A cold eye surveyed the jungle, sweeping slowly back and forth, searching for anything amiss. Birds edged away down swooping branches, and meeker animals stayed huddled in the shadows. He was there, and he was watching.

Satisfied that everything was in its place, he turned away and sprang on. His ears twitched to hear the collective sigh of relief from behind him, but he chose not to respond.

Ever since his mother had passed on, it had fallen to him to make every law and enforce every rule. He stood proud, jutting his chest out and "Humph"ing at anything that displeased him. Or any one.

A loud thud and a thundering scramble sounded in his ears. He pinched the bridge of his long, pointed nose and sighed. Sure enough, a familiar voice drifted on the breeze, stammering apologies. He fixed himself in place under the shade of a willowy tree, watching as the giant mammal trudged into view.

He shut his eyes tightly. This lumbering dolt of an elephant was a constant reminder of that day. That day which had haunted his nightmares for years. The day his mother held an innocuous clover over a pot of boiling beezlenut oil and released it to fall to its doom.

The day Horton's sanity left him.

He could still picture the elephant's face, frozen in horror and disbelief at the sight of his precious speck being vaporized. Horton had drawn his ears over his eyes and wept like a child, long after his cage had been opened and everyone had left. Only the Kangaroo and Rudy had remained. Kangaroo had turned her head down to Rudy, sneering, "This is what happens to liars and dreamers. This is why we protect the jungle."

Rudy had turned his head up, his eyes round and frightened. "But Mom," he whispered, "I heard them… right before they fell, I heard them…"

His mother's face hardened. "Not another word, Rudy. You heard nothing of the sort. Do you hear me? You heard nothing."

Opening his eyes, he fixed them on Horton, coldly assessing the pachyderm. A stupid grin spread across the elephant's face, and a small orange clover was clutched in his curled trunk. Rudy stepped out from the shade of the tree he'd taken shelter under and hopped forward. The elephant turned, warily. His eyes widened a little, and his trunk curled protectively behind his head, but his smile stayed put.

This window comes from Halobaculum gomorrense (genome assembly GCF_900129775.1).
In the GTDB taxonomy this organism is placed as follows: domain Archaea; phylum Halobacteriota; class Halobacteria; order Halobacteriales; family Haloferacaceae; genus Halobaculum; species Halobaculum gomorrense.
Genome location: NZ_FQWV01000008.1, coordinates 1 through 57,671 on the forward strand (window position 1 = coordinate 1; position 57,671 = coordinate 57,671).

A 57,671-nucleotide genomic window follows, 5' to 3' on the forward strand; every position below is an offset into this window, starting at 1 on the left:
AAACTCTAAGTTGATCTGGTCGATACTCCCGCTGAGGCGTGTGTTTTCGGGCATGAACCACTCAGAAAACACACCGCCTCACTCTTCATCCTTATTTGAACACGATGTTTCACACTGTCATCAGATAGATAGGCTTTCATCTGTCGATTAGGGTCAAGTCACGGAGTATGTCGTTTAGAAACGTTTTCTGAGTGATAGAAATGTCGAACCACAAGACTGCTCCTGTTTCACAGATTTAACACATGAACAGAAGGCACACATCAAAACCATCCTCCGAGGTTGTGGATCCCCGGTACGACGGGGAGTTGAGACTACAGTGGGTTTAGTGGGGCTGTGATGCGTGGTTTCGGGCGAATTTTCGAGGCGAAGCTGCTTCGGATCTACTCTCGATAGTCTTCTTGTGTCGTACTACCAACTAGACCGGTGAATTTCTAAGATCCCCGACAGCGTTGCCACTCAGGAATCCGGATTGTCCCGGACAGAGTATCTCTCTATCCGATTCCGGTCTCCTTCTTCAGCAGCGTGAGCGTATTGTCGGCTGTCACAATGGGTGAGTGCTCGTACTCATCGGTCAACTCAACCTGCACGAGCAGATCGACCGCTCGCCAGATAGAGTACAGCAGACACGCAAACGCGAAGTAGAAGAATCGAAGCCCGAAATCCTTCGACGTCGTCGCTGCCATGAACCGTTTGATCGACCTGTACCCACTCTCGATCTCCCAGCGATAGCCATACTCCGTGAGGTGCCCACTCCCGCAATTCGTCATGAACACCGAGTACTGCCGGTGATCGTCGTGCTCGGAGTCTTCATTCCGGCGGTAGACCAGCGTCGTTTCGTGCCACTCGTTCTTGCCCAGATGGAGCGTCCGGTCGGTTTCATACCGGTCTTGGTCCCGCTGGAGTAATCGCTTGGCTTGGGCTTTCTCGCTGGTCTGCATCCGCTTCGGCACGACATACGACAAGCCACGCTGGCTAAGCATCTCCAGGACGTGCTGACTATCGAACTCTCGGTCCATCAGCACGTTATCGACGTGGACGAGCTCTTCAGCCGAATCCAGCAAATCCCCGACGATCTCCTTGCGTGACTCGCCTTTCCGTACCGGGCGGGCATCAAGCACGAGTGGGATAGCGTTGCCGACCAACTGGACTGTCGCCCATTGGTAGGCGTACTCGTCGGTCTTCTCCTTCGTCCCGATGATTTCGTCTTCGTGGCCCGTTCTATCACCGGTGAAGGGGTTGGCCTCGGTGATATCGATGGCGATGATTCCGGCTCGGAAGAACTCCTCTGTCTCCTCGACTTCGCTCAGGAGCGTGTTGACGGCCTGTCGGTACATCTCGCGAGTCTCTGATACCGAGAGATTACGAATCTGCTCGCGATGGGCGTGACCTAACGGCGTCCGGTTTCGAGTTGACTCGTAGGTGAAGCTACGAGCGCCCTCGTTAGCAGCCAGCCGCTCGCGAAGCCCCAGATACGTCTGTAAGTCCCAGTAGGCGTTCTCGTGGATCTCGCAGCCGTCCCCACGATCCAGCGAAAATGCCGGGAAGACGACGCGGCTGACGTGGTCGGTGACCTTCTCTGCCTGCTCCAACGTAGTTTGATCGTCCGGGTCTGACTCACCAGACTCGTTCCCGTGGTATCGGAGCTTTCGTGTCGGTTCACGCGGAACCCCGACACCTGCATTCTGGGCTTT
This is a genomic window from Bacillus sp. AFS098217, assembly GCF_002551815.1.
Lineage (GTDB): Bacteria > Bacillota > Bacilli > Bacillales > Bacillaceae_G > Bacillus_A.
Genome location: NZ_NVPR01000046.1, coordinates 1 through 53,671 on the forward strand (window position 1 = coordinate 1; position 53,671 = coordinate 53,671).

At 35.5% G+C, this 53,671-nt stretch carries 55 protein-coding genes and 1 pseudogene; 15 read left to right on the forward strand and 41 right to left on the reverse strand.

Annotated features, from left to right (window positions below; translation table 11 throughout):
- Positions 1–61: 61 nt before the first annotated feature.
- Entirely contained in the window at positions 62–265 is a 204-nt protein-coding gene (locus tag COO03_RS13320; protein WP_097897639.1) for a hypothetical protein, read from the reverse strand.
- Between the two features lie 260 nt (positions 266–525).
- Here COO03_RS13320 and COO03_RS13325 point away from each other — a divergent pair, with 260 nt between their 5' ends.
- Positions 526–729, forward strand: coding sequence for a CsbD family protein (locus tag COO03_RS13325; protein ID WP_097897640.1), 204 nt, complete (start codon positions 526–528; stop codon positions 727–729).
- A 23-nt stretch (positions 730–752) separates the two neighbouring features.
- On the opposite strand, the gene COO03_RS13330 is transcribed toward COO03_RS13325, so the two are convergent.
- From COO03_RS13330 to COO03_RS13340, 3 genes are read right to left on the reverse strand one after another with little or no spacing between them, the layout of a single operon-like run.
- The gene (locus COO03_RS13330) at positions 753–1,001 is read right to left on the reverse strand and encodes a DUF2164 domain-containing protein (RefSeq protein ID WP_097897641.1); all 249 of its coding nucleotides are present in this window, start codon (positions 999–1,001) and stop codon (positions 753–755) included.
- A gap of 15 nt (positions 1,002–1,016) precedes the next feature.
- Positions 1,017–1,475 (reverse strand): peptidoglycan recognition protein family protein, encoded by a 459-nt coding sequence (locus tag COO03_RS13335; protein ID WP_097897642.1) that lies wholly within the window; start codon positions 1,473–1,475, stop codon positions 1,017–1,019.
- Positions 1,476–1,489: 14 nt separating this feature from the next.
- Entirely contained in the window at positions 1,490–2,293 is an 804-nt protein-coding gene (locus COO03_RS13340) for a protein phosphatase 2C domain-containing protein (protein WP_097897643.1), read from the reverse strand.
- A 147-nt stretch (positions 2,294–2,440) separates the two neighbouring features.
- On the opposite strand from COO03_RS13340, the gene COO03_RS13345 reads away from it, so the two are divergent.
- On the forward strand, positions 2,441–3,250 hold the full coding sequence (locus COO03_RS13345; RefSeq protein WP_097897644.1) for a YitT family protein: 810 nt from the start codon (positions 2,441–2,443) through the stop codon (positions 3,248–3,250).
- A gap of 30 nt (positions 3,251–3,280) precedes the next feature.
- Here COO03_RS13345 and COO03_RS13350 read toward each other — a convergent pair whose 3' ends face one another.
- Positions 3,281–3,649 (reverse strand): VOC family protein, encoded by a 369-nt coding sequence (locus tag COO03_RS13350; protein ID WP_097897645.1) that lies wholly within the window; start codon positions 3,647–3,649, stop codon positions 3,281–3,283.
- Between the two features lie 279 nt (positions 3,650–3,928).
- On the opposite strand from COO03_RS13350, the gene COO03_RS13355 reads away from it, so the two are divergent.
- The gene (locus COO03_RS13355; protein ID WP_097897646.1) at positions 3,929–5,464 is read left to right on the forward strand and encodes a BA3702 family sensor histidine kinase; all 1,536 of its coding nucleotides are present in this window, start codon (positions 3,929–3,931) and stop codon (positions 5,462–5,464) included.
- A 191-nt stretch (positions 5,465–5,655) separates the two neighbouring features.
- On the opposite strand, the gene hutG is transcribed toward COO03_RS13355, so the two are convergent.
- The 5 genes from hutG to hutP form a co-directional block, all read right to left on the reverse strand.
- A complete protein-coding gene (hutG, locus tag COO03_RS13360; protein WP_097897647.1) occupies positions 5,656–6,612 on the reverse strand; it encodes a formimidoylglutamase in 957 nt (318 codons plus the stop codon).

Rudy folded his arms. "You can't keep doing this." His voice was quiet, but he knew he'd be heard. Those ears could pick up the sound of an ant grumbling a mile away. "You have to get over this. It isn't right."

The trunk relaxed a little, bringing the flower back into view. "You know I can't. A person's a person, no matter how small, and there are small people on this speck."

Tersely, Rudy grated, "There isn't a speck. There's a flower, but no speck. The speck is gone."

"You shouldn't talk about the speck like it isn't there," the elephant grinned. "After all, there's a whole world of people on it. That's a lot of feelings you're hurting."

Flinching at this, the kangaroo turned his face away for a moment. Then he looked back at Horton, anger rising in his eyes. "Get rid of it. We're all tired of watching you walk in circles around the jungle carrying that thing."

The curl tightened, and the elephant murmured, "But I promised. An elephant's faithful one hundred percent. I promised I'd find them a home. They're my friends."

Faster than the elephant could blink, the kangaroo snatched the orange clover and crushed it in his grip. His eyes glinted harshly as he growled, "My mother boiled your stupid flower years ago, Horton. It isn't coming back." Hurling the remains in Horton's face, he bounded off, smaller animals scrambling to get out of the way.

Why couldn't Horton let it go? Why couldn't he accept what had happened? Rudy had accepted it a long time ago, every sickening detail. His nightmares constantly flashed images of little people screaming for their lives as they were swept away by a boiling flood of oil, along with the knowledge that he could have saved them.

As he thumped away, he heard again the wail that he heard as a child. The wail he had chosen to ignore.

"We are here."